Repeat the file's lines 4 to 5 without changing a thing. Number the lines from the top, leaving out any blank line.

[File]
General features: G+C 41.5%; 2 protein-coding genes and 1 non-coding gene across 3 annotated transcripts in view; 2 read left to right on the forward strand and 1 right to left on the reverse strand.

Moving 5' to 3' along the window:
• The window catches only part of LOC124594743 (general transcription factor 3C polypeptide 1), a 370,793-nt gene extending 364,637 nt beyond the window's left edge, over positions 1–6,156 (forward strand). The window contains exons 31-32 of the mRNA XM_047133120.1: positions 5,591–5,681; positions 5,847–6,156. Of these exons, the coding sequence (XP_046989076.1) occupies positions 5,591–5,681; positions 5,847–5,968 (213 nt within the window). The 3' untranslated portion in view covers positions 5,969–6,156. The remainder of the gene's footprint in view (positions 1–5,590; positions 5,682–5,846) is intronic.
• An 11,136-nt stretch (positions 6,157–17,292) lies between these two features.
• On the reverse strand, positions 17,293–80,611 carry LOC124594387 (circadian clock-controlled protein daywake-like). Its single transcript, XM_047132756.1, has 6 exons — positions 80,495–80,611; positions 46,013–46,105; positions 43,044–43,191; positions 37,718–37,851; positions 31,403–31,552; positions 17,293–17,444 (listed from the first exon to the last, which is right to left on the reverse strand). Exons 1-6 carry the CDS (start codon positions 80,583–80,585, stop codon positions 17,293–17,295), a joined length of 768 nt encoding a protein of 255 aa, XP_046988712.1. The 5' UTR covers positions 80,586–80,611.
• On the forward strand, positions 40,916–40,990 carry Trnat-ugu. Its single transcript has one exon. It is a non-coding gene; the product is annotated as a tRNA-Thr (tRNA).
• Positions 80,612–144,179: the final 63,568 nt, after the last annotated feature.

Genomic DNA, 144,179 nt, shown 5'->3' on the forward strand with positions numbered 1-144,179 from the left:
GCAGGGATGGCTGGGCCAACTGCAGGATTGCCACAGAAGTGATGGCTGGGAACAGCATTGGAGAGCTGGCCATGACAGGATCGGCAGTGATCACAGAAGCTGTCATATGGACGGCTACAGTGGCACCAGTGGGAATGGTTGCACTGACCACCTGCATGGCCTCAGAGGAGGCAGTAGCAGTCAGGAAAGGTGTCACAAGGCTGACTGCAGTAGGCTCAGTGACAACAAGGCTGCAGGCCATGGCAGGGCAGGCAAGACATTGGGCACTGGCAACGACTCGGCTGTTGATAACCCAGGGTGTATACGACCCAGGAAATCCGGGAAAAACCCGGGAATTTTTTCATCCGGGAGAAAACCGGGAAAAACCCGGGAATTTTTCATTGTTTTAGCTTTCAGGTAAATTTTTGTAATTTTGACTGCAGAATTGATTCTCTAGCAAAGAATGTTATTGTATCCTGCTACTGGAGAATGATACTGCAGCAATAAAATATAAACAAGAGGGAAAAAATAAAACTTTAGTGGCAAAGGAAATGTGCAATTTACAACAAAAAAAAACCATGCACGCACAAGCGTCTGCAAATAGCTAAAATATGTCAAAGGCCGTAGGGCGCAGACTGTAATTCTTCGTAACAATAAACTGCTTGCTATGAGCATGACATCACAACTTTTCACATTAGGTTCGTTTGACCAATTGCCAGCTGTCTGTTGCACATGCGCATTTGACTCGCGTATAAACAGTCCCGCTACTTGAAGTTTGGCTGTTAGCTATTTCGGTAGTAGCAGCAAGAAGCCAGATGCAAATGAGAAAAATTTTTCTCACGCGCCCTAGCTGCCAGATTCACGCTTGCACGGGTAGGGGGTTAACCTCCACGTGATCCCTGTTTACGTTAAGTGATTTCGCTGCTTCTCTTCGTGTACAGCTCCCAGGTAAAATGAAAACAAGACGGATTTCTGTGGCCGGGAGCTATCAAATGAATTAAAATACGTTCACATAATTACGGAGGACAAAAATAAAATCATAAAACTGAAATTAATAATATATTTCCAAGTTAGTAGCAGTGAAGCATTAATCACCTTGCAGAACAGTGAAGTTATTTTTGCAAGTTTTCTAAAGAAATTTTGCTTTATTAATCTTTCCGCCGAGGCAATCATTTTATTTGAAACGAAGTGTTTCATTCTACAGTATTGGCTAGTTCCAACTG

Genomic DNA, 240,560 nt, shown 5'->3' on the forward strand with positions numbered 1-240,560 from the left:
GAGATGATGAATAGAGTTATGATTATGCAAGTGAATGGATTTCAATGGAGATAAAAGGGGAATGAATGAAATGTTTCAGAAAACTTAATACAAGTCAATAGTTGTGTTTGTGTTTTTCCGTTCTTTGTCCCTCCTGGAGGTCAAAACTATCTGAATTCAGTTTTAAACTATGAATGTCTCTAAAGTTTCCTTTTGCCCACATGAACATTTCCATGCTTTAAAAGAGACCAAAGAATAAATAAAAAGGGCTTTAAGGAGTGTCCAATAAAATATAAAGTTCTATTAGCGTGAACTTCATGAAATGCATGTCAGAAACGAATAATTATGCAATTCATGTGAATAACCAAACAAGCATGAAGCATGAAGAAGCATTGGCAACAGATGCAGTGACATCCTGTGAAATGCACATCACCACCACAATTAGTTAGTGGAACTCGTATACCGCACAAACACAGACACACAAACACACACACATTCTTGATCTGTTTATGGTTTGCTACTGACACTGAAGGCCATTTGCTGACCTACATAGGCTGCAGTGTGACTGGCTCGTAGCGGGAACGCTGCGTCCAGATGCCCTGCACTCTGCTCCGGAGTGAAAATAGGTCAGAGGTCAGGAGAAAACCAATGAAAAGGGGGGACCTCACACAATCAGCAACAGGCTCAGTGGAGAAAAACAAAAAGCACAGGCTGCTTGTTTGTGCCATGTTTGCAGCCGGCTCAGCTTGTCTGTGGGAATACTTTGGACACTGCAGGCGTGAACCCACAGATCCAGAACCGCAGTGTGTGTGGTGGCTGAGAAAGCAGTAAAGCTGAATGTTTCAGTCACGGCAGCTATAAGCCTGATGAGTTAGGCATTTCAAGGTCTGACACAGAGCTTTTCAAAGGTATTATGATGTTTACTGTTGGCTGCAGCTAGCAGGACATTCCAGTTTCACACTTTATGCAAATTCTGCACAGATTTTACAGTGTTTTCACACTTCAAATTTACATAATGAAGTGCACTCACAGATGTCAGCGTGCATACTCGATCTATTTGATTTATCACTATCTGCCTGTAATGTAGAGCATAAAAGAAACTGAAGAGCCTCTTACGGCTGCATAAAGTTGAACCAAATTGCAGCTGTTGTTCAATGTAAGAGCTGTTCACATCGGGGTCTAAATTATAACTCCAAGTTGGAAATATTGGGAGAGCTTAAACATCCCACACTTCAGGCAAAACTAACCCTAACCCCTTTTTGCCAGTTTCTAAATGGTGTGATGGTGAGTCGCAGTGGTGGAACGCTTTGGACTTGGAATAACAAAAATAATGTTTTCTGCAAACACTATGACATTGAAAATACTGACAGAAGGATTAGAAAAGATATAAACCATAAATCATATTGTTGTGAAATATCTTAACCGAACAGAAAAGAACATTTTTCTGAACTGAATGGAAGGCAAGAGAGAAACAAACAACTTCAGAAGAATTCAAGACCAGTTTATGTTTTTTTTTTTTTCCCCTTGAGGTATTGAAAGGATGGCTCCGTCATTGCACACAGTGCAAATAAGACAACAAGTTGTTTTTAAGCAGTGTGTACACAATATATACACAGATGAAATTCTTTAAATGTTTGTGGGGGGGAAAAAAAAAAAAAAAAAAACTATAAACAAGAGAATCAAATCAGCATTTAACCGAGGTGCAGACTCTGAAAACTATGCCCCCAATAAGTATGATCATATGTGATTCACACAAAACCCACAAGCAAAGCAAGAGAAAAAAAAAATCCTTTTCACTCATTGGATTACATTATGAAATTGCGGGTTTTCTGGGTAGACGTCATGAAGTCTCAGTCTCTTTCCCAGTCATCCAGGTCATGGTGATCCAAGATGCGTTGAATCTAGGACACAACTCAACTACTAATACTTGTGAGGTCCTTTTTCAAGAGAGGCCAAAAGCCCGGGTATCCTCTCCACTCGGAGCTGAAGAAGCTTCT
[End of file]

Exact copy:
• An 11,136-nt stretch (positions 6,157–17,292) lies between these two features.
• On the reverse strand, positions 17,293–80,611 carry LOC124594387 (circadian clock-controlled protein daywake-like). Its single transcript, XM_047132756.1, has 6 exons — positions 80,495–80,611; positions 46,013–46,105; positions 43,044–43,191; positions 37,718–37,851; positions 31,403–31,552; positions 17,293–17,444 (listed from the first exon to the last, which is right to left on the reverse strand). Exons 1-6 carry the CDS (start codon positions 80,583–80,585, stop codon positions 17,293–17,295), a joined length of 768 nt encoding a protein of 255 aa, XP_046988712.1. The 5' UTR covers positions 80,586–80,611.